Anton Kelly

Have trustees always had the right to call for a special levy?

The provisions empowering the trustees of sectional title schemes to raise a special levy have come and gone from the Sectional Titles Act and the prescribed rules.

Recently we were asked whether, because of those comings and goings, there had ever been a period during which the special levy provisions were completely absent, a gap in the trustees’ power to raise a special levy. Obviously the person asking the question was hoping the special levy he had had to pay was invalid and he was entitled to withhold his levy payments until the amount had been made up!

The Act does not actually refer to levies, it refers to contributions, and in section 37(1)(b) says the body corporate must require the owners to make contributions to the administrative fund, and later in the same section, to raise the amounts required to fill up the fund by levying contributions on the owners. Hence the term, “levies”.

The history:

Originally, there was no provision in the Act for special contributions, the provision was contained in prescribed management rule 31(4). PMR 31(4) gave the trustees the discretion to raise special levies but only under two conditions.  Paying the expense had to be a matter of necessity and the expense could not be paying any item contained in the budget approved at the AGM for that year.

Then, in October 2011, PMR 31(4) was deleted, in error it seems, but did that mean that the trustees were then not entitled to raise a special levy? No, because in the meantime, in December 2010, sections 37(2A) and (2B) were inserted into the Act.

Section 37(2A) makes three provisions: First, it gives the trustees the discretion to raise a special levy; secondly, it provides a method to recover any arrears; and thirdly, it makes the persons who are the registered owners on the date the trustees take the resolution liable for the whole of the amount. This is unlike section 37(2), which provides for the pro-rata payment of the levy by a new owner from the date of transfer of the unit into his or her name.

Section 37(2B) is just a definition of a special contribution, really. It makes the point that a special contribution is a different contribution to the one based on the approved budget. So, the annual levy and a special levy are not the same levy.

The PMR 31(4) provision, which was deleted in 2011, reappeared in March 2013 in exactly the same words as PMR 31(4B). Significantly, the conditions of ‘necessity’ and ‘unbudgeted for’ are therefore back in place; they are not included in section 37(2B).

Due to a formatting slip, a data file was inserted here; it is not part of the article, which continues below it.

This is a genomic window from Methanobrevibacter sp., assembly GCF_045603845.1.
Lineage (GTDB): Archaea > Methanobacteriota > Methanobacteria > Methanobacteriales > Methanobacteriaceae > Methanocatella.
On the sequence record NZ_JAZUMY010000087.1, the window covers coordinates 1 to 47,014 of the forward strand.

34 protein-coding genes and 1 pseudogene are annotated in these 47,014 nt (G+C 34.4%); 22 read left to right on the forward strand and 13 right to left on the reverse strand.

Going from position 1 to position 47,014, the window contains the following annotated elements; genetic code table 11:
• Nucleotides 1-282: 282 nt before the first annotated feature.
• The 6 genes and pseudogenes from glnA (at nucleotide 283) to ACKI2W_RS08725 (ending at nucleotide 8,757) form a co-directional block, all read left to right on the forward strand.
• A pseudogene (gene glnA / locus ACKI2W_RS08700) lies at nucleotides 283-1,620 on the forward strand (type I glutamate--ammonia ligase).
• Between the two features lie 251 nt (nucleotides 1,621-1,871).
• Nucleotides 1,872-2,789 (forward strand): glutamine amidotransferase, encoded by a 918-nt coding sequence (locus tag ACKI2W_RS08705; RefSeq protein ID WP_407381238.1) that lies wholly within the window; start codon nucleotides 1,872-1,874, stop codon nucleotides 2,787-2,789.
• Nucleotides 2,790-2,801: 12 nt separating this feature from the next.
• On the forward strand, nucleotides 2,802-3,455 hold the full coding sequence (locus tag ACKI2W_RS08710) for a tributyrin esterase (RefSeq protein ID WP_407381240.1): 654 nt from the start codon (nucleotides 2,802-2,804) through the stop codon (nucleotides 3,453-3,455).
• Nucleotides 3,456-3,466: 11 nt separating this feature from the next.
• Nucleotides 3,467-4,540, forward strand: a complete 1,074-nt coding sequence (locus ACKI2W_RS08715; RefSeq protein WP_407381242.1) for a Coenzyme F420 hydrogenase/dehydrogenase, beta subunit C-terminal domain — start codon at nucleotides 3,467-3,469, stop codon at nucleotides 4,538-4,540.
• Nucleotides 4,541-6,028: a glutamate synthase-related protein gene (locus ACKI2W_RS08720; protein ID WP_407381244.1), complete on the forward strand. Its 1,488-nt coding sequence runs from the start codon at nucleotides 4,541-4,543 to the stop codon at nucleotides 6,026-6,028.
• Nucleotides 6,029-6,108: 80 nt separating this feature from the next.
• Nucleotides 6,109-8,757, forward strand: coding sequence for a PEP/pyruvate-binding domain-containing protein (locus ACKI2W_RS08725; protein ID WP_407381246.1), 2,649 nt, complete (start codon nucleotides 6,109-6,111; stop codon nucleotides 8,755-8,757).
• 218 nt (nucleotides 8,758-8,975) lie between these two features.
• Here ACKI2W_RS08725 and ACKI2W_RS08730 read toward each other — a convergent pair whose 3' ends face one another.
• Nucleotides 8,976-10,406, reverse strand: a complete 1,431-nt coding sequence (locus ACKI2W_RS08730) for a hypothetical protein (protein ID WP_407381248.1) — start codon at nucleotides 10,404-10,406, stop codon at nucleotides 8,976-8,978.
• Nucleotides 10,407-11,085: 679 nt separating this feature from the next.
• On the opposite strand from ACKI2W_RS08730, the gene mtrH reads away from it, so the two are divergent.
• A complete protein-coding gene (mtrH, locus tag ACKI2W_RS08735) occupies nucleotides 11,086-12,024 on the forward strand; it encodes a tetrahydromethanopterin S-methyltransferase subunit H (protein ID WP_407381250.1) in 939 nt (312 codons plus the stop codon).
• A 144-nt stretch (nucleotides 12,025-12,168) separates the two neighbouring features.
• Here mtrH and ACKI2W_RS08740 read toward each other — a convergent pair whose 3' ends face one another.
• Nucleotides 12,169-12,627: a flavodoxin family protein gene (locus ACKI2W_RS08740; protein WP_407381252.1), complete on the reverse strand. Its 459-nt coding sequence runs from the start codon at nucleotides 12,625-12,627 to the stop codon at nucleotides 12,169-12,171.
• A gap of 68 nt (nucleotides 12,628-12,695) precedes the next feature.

The answer:

A glance at the diagram below gives a quick answer to the question that prompted this article. The trustees have and always have had the power to give the owners in their scheme a very nasty shock indeed!


Screen Shot 2015-04-24 at 10.34.07

Article reference: Paddocks Press: Volume 10, Issue 4, Page 2.

Anton Kelly is an extremely knowledgeable specialist Sectional Title and HOA teacher and consultant. Having been the lead teacher on all the Paddocks courses for the last 5 years, Anton lives and breathes Sectional Title and HOA law, all day every day. There are not many issues he hasn’t come across before.

This article is published under the Creative Commons Attribution license.

Back to Paddocks Press – April 2015 Edition.


  • I have just submitted a claim for water damage the claim was paid out to the body corporate and not to me directly why is this so?? Is it legal? And have been told any monies not use from the claim goes into the body corporate kitty?? I believe that I pay the insurrance for my property and I should be the one receving the money from the insurrance company

    • Paddocks
      23/03/2016 11:35

      Hi Simon,

      Thanks for your question. The body corporate is paid the claim money because it is the insured party, although each owner pays their PQ share of the premium. The body corporate should then pass the claim money on to the owner concerned. The owner is responsible to pay any excess on the claim, so if there is an excess, the pay-out will be less than the cost of the repairs. Therefore, there should not be any amount that will go into the body corporate kitty.


      • renda duvenage
        10/05/2016 17:18

        Hi Paddocks.

        Im in the process of selling a property. The whole process started in January and the attorneys as well as the seller advised the registration will go through by end of March. Needless to say the documents haven’t even been sunmitted yet.
        The buyer and seller signed an addendum stating that the buyer is responsible for all levies etc from 1 May.
        The trustees made a decision on 21 April for special levies (R17 000), notice was sent out on 29 April and advised it was payable on 1 June.
        1. Who is responsible for the payment in light of the addendum signed?
        2. If the seller is responsible, do i have any recourse as i feel the attorneys then held up the transfer?
        3. How can the seller be responsible to pay for new lifts, something that he gets no joy from?